Photograph and biography courtesy of Anne Henochowicz
What have the most notable developments in Chinese social media been since Xi Jinping came into office in late 2012? How would you evaluate the efforts of Xi’s government in controlling the social media space in China?
Right before Xi Jinping came into office, there was this “golden age” of social media in China. There was a lot of hope that social media could be used for people to have a voice where traditional media in China would not let them. That includes a lot of journalists who could use social media platforms, like Weibo, which was the most popular at the time, to report on things that their company or their paper wouldn’t let them.
George Vecsey has been a journalist for over fifty years. From 1982 to 2011, he wrote the sports column for The New York Times, and he has written over a dozen books, including five best-sellers. He specialized in international sports and covered seven Summer Olympics, from Los Angeles in 1984 to Beijing in 2008. Vecsey graduated from Hofstra College in 1960 with a degree in English. During his work for Newsday from 1960 to 1968 and later at the Times, Vecsey has covered sports, Appalachian news, religion, and other topics. Vecsey is married to his co-editor of the Hofstra yearbook, Marianne Graham, an artist and teacher. They live in Port Washington, Long Island, New York, and have three children and five grandchildren. On September 12th, 2016, he spoke with Bryn Miller CMC ‘19.
In the Cold War period, the tone of Olympic competition between America and its greatest global competitor, the Soviet Union, reflected the tense geopolitical environment. Today, Olympic matchups between the United States and China, the current rising global power, do not have a similar tone. George Vecsey, who covered the Olympics for the New York Times during the Cold War era, explains why.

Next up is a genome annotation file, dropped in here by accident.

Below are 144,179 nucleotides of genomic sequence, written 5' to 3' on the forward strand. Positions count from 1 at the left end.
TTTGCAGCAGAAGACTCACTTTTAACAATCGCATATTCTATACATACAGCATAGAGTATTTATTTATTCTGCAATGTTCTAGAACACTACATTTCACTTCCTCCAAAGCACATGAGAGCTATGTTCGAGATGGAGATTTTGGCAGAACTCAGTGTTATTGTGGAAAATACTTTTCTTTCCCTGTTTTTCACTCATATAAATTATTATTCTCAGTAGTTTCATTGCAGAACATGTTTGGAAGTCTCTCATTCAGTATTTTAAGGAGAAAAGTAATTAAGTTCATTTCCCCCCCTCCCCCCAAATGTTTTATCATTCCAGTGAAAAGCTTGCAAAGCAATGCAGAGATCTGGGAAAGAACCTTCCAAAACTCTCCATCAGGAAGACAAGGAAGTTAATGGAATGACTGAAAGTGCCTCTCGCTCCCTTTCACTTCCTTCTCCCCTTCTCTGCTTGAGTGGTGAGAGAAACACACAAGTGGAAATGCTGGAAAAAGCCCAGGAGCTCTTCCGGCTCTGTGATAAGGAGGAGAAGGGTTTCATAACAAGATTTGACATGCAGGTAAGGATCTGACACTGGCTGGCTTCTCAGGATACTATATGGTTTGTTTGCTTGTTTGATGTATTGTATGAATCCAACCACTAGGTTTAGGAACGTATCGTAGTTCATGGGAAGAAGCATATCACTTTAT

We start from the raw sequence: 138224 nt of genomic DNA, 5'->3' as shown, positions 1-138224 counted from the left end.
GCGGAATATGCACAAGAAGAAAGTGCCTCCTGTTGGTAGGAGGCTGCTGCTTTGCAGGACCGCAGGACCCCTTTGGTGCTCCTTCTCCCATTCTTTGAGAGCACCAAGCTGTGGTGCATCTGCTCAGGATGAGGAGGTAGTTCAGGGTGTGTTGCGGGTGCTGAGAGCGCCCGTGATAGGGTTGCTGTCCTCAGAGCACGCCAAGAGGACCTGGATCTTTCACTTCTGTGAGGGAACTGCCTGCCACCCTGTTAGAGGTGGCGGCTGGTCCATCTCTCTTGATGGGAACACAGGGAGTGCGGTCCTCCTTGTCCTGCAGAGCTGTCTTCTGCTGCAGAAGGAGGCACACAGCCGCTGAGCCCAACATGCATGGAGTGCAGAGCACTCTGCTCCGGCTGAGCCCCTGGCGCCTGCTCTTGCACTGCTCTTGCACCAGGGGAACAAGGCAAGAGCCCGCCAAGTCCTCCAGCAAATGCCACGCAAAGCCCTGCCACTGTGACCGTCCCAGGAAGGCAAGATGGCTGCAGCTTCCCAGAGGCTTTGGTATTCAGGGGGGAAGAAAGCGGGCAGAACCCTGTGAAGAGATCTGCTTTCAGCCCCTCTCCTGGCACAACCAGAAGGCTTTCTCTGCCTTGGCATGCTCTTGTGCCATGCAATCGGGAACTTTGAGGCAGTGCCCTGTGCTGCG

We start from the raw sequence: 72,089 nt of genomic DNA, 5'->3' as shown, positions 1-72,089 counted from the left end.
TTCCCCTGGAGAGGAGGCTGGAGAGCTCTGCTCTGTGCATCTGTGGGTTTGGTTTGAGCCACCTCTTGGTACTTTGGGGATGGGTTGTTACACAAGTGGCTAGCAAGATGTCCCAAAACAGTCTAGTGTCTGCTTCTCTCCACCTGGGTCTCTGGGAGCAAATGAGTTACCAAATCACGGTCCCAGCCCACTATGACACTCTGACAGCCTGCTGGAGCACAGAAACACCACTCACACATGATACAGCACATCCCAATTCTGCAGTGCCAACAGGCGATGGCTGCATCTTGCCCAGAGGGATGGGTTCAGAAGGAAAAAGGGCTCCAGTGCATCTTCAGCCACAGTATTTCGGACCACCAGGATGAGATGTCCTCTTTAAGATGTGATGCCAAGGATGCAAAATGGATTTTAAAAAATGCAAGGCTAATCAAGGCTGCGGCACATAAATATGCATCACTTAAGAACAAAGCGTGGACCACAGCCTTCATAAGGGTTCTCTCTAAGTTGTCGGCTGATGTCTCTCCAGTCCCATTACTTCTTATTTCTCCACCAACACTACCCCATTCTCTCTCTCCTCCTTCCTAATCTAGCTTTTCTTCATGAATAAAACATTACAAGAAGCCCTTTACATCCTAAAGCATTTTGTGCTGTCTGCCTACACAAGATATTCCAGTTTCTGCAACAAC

Before China became a major competitor for the top position on the medal table, what characterized U.S-China relations at the Olympics?
In the Olympics as well as in the broader picture, China was the emerging giant throughout the past decades. In sports terms, they were to be feared more in future terms. Additionally, only specific Chinese teams were competitive opponents. From the American point of view, the Soviet Union was the main opponent for geopolitical and sporting reasons. China had great individual athletes and certain great teams, but was not America’s main preoccupation.
Are there any sports in which the U.S.-China matchup has been constantly competitive over the past 20 or 30 years? Are there any sports the Chinese have traditionally dominated?
Richard Bush is a senior fellow at the Brookings Institution, holds the Chen-Fu and Cecilia Yen Koo Chair in Taiwan Studies, and is director of its Center for East Asia Policy Studies (CEAP). He also holds a joint appointment as a senior fellow in the Brookings John L. Thornton China Center. CEAP is a center for research, analysis, and debate to enhance policy development on the pressing political, economic, and security issues facing East Asia and U.S. interests in the region. He spoke to Aaron Yang CMC ‘17 on Sept. 19, 2016.
Photo and bio source: "Richard C. Bush III." Brookings. The Brookings Institution, 2016. Web.